The first time I got sick on the job was while working on a city restaurant guide (at some point that night, I fell asleep on the pot). The last time I got sick, it was thanks to an uncooked kebab. What made it worse was that I had to take an early morning flight the next day. By the time I landed in Mumbai, I was so dehydrated and weak that I had to be wheeled out of the airport.  

Food critics today, however, face a far more serious threat than irritable bowel syndrome and the occasional death threat from an unhappy restaurant owner. What is killing off the critic is something more prosaic: plain vanilla indifference from their readers. 

In India, I don’t think there ever has been a community of readers who looked out for reviews. They wanted information, and at one point, critics were the only source; their opinion was secondary. But with so many sources of information at their fingertips today, they don’t need to read reviews. Quite likely because they’re now too busy writing them. Think about the last time you tweeted, Instagrammed, Facebook-ed or blogged about a restaurant you visited. Boom, instant critic. 

A good critic, writing an impartial review, recreates the experience of the meal by giving the reader a taste of what to expect, and offering them sound reasons for criticism and praise. Both the critic and the average diner may like or dislike certain dishes on a menu; the difference is that the former provides a justification for their opinion, while the latter stops at expressing pleasure or unhappiness. But in an age when everyone has access to a soapbox, no compunctions about sharing their opinions and no interest in differentiating between a visceral and a reasoned one, what chance does the informed critic have?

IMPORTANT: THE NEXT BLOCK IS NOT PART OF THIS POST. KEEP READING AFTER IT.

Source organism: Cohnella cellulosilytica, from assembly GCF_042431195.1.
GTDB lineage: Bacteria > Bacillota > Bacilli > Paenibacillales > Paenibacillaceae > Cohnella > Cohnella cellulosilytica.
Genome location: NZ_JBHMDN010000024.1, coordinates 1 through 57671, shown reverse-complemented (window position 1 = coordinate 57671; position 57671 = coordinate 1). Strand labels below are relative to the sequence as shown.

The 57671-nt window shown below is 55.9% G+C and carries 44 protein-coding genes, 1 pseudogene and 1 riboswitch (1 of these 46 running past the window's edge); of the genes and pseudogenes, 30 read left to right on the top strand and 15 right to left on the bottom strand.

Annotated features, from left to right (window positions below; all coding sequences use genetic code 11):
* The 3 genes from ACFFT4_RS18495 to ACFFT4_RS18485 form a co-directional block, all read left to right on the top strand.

There are a couple of factors that have hastened the end. Apps like Zomato and Yelp that have restaurants listed as well as rated by users, give people the basic information they’re after: Is the place expensive, is it good for a first date, is it good for a party? Secondly, editors have long treated food reviews as an unimportant part of their publications, and would allow just about any journalist to write them. So readers figured, “Hey, this critic knows as little as I do, so why can’t I do reviews as well?” And you know what they say about opinions.

I believe I’m part of the last generation of restaurant critics. We’re almost a vestigial organ that editors retain for sentimental reasons. Reviews are still conducted anonymously and publications do still foot the bill, but in the (not so distant) future, perhaps bloggers (whom one should consider independent entrepreneurs) may take on this non-function.

I recently gave a popular new restaurant in suburban Mumbai a poor review. One of the partners of the restaurant, a friend of mine, messaged me later in the day to thank me for pointing out the flaws and promised to fix them. A few weeks later, I met him at the launch of his next restaurant and asked him whether the review made any difference to his business. None whatsoever, he replied. 

So why do we still do what we do? I think it’s because reviewing restaurants is not just about stating whether the food is good, bad or ugly. It’s about understanding people’s tastes in food and finding in it a reflection of how society thinks about itself. “Tell me what you eat, and I will tell you what you are,” the 18th-century gastronome and essayist Jean Anthelme Brillat-Savarin famously said. Through our food reviews, we’re trying to explore who we are. But it might be time to ask for the check.